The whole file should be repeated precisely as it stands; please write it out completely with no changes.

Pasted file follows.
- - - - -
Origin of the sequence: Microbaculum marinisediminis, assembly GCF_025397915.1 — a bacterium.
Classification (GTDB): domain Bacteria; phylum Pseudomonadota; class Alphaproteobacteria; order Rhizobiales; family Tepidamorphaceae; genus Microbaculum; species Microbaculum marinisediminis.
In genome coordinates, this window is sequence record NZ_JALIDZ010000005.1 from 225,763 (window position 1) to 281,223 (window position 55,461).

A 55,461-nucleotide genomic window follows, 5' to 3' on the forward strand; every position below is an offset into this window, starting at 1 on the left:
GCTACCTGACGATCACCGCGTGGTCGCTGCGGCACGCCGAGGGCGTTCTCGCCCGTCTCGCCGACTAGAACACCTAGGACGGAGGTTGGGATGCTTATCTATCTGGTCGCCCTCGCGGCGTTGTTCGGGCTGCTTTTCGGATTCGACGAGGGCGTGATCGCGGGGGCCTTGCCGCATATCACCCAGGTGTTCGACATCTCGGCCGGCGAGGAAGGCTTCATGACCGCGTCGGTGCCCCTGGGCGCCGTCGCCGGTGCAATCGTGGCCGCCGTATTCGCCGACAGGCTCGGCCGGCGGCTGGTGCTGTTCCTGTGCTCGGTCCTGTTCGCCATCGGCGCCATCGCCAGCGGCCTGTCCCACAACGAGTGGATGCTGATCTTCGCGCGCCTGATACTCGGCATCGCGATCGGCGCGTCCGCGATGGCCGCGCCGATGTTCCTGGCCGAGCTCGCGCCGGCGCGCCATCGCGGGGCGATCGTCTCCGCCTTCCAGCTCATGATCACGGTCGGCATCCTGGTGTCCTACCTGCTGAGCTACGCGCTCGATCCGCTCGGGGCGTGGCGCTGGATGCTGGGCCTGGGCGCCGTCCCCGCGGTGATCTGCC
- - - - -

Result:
Origin of the sequence: Microbaculum marinisediminis, assembly GCF_025397915.1 — a bacterium.
Classification (GTDB): domain Bacteria; phylum Pseudomonadota; class Alphaproteobacteria; order Rhizobiales; family Tepidamorphaceae; genus Microbaculum; species Microbaculum marinisediminis.
In genome coordinates, this window is sequence record NZ_JALIDZ010000005.1 from 225,763 (window position 1) to 281,223 (window position 55,461).

A 55,461-nucleotide genomic window follows, 5' to 3' on the forward strand; every position below is an offset into this window, starting at 1 on the left:
GCTACCTGACGATCACCGCGTGGTCGCTGCGGCACGCCGAGGGCGTTCTCGCCCGTCTCGCCGACTAGAACACCTAGGACGGAGGTTGGGATGCTTATCTATCTGGTCGCCCTCGCGGCGTTGTTCGGGCTGCTTTTCGGATTCGACGAGGGCGTGATCGCGGGGGCCTTGCCGCATATCACCCAGGTGTTCGACATCTCGGCCGGCGAGGAAGGCTTCATGACCGCGTCGGTGCCCCTGGGCGCCGTCGCCGGTGCAATCGTGGCCGCCGTATTCGCCGACAGGCTCGGCCGGCGGCTGGTGCTGTTCCTGTGCTCGGTCCTGTTCGCCATCGGCGCCATCGCCAGCGGCCTGTCCCACAACGAGTGGATGCTGATCTTCGCGCGCCTGATACTCGGCATCGCGATCGGCGCGTCCGCGATGGCCGCGCCGATGTTCCTGGCCGAGCTCGCGCCGGCGCGCCATCGCGGGGCGATCGTCTCCGCCTTCCAGCTCATGATCACGGTCGGCATCCTGGTGTCCTACCTGCTGAGCTACGCGCTCGATCCGCTCGGGGCGTGGCGCTGGATGCTGGGCCTGGGCGCCGTCCCCGCGGTGATCTGCC